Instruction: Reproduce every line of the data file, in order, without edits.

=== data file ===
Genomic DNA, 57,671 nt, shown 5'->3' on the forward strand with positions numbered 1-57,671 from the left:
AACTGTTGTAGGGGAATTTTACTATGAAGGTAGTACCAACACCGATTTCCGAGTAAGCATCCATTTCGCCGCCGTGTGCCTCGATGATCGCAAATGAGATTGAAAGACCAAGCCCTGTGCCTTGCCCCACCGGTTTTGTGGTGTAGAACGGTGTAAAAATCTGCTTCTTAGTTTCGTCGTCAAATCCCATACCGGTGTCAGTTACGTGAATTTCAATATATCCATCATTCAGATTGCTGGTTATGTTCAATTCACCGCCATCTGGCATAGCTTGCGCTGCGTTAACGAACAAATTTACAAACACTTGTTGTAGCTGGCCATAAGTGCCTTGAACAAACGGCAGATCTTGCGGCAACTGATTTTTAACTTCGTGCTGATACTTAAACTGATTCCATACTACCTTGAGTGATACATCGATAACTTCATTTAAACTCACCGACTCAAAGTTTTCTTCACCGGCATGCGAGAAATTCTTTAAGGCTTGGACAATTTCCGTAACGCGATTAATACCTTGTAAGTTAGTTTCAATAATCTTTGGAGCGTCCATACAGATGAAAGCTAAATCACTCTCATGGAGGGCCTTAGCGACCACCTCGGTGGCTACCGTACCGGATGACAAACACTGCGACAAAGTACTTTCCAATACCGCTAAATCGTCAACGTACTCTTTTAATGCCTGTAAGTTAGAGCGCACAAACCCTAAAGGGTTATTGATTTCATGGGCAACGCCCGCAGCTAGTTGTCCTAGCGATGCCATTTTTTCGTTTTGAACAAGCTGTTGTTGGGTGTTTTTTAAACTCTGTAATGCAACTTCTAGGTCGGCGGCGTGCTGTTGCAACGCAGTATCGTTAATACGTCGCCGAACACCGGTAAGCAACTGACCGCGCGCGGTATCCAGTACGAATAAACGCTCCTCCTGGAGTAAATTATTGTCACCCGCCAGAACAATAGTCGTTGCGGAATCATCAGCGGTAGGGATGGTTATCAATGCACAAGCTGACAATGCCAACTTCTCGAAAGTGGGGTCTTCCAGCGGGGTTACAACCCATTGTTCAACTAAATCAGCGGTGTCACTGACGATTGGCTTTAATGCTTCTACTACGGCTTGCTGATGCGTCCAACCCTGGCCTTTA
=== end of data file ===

Genomic DNA, 57,671 nt, shown 5'->3' on the forward strand with positions numbered 1-57,671 from the left:
AACTGTTGTAGGGGAATTTTACTATGAAGGTAGTACCAACACCGATTTCCGAGTAAGCATCCATTTCGCCGCCGTGTGCCTCGATGATCGCAAATGAGATTGAAAGACCAAGCCCTGTGCCTTGCCCCACCGGTTTTGTGGTGTAGAACGGTGTAAAAATCTGCTTCTTAGTTTCGTCGTCAAATCCCATACCGGTGTCAGTTACGTGAATTTCAATATATCCATCATTCAGATTGCTGGTTATGTTCAATTCACCGCCATCTGGCATAGCTTGCGCTGCGTTAACGAACAAATTTACAAACACTTGTTGTAGCTGGCCATAAGTGCCTTGAACAAACGGCAGATCTTGCGGCAACTGATTTTTAACTTCGTGCTGATACTTAAACTGATTCCATACTACCTTGAGTGATACATCGATAACTTCATTTAAACTCACCGACTCAAAGTTTTCTTCACCGGCATGCGAGAAATTCTTTAAGGCTTGGACAATTTCCGTAACGCGATTAATACCTTGTAAGTTAGTTTCAATAATCTTTGGAGCGTCCATACAGATGAAAGCTAAATCACTCTCATGGAGGGCCTTAGCGACCACCTCGGTGGCTACCGTACCGGATGACAAACACTGCGACAAAGTACTTTCCAATACCGCTAAATCGTCAACGTACTCTTTTAATGCCTGTAAGTTAGAGCGCACAAACCCTAAAGGGTTATTGATTTCATGGGCAACGCCCGCAGCTAGTTGTCCTAGCGATGCCATTTTTTCGTTTTGAACAAGCTGTTGTTGGGTGTTTTTTAAACTCTGTAATGCAACTTCTAGGTCGGCGGCGTGCTGTTGCAACGCAGTATCGTTAATACGTCGCCGAACACCGGTAAGCAACTGACCGCGCGCGGTATCCAGTACGAATAAACGCTCCTCCTGGAGTAAATTATTGTCACCCGCCAGAACAATAGTCGTTGCGGAATCATCAGCGGTAGGGATGGTTATCAATGCACAAGCTGACAATGCCAACTTCTCGAAAGTGGGGTCTTCCAGCGGGGTTACAACCCATTGTTCAACTAAATCAGCGGTGTCACTGACGATTGGCTTTAATGCTTCTACTACGGCTTGCTGATGCGTCCAACCCTGGCCTTTA